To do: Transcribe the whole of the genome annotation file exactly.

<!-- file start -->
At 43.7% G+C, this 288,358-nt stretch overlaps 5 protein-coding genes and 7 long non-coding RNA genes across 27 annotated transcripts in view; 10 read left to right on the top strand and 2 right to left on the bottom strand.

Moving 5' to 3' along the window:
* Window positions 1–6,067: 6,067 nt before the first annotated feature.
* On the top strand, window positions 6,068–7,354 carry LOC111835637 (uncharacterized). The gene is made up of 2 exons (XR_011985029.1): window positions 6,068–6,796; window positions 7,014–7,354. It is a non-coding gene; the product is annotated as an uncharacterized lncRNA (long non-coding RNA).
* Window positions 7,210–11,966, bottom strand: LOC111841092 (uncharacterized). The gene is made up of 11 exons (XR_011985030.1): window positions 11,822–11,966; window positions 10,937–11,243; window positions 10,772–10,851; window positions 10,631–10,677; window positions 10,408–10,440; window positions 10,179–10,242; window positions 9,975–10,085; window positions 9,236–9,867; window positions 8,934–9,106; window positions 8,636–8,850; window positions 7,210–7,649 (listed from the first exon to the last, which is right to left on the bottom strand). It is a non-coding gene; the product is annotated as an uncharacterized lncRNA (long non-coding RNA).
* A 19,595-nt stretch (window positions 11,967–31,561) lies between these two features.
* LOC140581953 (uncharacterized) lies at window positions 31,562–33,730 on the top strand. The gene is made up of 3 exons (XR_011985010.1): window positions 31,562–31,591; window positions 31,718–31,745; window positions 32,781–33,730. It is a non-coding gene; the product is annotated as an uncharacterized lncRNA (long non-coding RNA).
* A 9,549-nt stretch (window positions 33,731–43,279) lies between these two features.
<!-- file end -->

At 43.7% G+C, this 288,358-nt stretch overlaps 5 protein-coding genes and 7 long non-coding RNA genes across 27 annotated transcripts in view; 10 read left to right on the top strand and 2 right to left on the bottom strand.

Moving 5' to 3' along the window:
* Window positions 1–6,067: 6,067 nt before the first annotated feature.
* On the top strand, window positions 6,068–7,354 carry LOC111835637 (uncharacterized). The gene is made up of 2 exons (XR_011985029.1): window positions 6,068–6,796; window positions 7,014–7,354. It is a non-coding gene; the product is annotated as an uncharacterized lncRNA (long non-coding RNA).
* Window positions 7,210–11,966, bottom strand: LOC111841092 (uncharacterized). The gene is made up of 11 exons (XR_011985030.1): window positions 11,822–11,966; window positions 10,937–11,243; window positions 10,772–10,851; window positions 10,631–10,677; window positions 10,408–10,440; window positions 10,179–10,242; window positions 9,975–10,085; window positions 9,236–9,867; window positions 8,934–9,106; window positions 8,636–8,850; window positions 7,210–7,649 (listed from the first exon to the last, which is right to left on the bottom strand). It is a non-coding gene; the product is annotated as an uncharacterized lncRNA (long non-coding RNA).
* A 19,595-nt stretch (window positions 11,967–31,561) lies between these two features.
* LOC140581953 (uncharacterized) lies at window positions 31,562–33,730 on the top strand. The gene is made up of 3 exons (XR_011985010.1): window positions 31,562–31,591; window positions 31,718–31,745; window positions 32,781–33,730. It is a non-coding gene; the product is annotated as an uncharacterized lncRNA (long non-coding RNA).
* A 9,549-nt stretch (window positions 33,731–43,279) lies between these two features.